More recently, three senior officials have departed with considerable pay-offs and gagging clauses. The reasons for their leaving are unclear, but one alleges bullying by the General Secretary.

The fact that such payments have been concealed could even land the person responsible for compiling the official accounts in one of His Majesty’s penal establishments.

One national official received a secret pay-off of £100,000 and another £50,000, with another receiving an unknown sum, which certainly isn’t peanuts. All three came with non-disclosure agreements. Their salaries were high enough to be individually listed in the obligatory annual returns to the certification officer, but of their pay-offs there is no mention.

According to the Campaign for a Democratic FBU blog, five members of the FBU have “submitted a collective complaint to the certification officer about the failure of the leadership to disclose the exit payments in the annual return and statement to members”.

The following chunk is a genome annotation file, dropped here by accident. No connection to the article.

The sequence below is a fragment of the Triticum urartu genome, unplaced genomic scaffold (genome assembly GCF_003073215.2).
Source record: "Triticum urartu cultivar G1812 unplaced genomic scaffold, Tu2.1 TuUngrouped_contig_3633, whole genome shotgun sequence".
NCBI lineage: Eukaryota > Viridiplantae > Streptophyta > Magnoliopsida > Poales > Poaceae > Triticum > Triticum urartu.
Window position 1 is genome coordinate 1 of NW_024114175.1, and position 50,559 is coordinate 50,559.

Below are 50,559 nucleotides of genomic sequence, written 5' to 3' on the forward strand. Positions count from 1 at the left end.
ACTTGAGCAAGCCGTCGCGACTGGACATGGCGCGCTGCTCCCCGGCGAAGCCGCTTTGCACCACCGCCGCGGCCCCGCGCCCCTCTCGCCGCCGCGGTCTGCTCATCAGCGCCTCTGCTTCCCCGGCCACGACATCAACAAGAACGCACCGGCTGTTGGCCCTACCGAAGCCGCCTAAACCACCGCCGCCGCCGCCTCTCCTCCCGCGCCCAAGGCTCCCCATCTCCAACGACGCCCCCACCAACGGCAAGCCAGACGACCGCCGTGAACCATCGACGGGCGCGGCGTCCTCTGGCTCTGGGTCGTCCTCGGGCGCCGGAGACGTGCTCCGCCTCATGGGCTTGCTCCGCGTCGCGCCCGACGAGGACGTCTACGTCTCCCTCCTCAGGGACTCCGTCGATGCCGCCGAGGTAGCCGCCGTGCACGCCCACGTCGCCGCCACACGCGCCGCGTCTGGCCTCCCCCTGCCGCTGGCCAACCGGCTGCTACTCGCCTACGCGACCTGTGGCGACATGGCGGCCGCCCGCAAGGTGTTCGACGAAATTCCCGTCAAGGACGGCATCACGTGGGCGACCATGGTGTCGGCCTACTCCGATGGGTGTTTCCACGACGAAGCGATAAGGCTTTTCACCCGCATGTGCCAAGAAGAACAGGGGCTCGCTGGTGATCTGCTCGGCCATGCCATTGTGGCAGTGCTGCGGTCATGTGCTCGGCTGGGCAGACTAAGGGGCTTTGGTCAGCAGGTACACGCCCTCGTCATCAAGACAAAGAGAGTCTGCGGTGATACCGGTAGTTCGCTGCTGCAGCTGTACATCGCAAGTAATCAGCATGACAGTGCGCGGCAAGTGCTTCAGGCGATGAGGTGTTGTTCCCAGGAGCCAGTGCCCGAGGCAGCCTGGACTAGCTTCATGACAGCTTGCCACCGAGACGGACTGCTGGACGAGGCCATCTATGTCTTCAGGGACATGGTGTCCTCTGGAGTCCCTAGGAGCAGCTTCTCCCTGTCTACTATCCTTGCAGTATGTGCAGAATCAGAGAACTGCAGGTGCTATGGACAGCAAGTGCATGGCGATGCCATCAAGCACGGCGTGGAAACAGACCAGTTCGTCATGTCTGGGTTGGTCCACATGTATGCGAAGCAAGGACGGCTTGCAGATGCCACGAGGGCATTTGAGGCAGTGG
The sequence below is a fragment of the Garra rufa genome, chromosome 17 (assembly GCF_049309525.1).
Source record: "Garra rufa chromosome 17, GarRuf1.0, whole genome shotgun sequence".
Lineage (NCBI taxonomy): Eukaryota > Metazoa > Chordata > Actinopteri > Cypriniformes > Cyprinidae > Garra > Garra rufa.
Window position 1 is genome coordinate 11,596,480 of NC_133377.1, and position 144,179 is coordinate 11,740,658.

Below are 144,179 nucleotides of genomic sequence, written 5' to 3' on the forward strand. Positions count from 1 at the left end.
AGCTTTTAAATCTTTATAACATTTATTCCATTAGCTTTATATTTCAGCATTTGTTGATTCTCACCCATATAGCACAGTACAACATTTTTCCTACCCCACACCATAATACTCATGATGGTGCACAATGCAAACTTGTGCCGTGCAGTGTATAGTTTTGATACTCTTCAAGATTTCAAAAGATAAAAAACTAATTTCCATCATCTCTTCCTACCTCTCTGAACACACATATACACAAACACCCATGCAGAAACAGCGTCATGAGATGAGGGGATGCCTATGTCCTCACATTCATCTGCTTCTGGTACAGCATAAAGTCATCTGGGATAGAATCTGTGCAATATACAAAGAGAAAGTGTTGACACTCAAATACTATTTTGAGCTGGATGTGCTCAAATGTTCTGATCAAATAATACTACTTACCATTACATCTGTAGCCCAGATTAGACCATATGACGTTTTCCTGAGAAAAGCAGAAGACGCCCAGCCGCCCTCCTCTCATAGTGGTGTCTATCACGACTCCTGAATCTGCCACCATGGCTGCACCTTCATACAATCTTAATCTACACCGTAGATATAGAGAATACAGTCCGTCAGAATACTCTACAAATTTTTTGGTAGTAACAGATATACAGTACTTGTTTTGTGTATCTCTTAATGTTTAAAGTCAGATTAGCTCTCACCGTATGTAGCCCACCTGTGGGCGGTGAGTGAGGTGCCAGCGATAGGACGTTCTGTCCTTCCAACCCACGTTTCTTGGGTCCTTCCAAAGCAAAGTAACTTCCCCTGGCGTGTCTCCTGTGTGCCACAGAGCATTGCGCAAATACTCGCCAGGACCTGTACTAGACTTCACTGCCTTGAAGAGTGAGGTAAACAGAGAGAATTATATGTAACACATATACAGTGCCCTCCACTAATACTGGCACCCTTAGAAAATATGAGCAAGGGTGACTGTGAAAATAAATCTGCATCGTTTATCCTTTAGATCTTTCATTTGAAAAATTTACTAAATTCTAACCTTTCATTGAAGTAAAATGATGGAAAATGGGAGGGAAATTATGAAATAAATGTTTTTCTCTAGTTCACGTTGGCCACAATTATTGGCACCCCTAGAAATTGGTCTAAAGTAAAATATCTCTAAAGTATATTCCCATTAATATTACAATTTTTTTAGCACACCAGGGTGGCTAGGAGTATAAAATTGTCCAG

The blog is surely correct to say that: “It is almost certain that the certification officer will launch an investigation into the matter. It appears inevitable, then, that this whole rotten scandal is set to deepen further. This is no longer just a debate about internal union accountability and transparency; the affair has moved into the area of criminality.”

The FBU has not made any comment on the blog’s claims.

The present leadership when elected were hailed for being on the left. The blog’s authors are not, but dodgy practice in trade unions whether by senior officers or the humblest branch secretary is unacceptable whatever the colour of the accusers or accused and must be rooted out.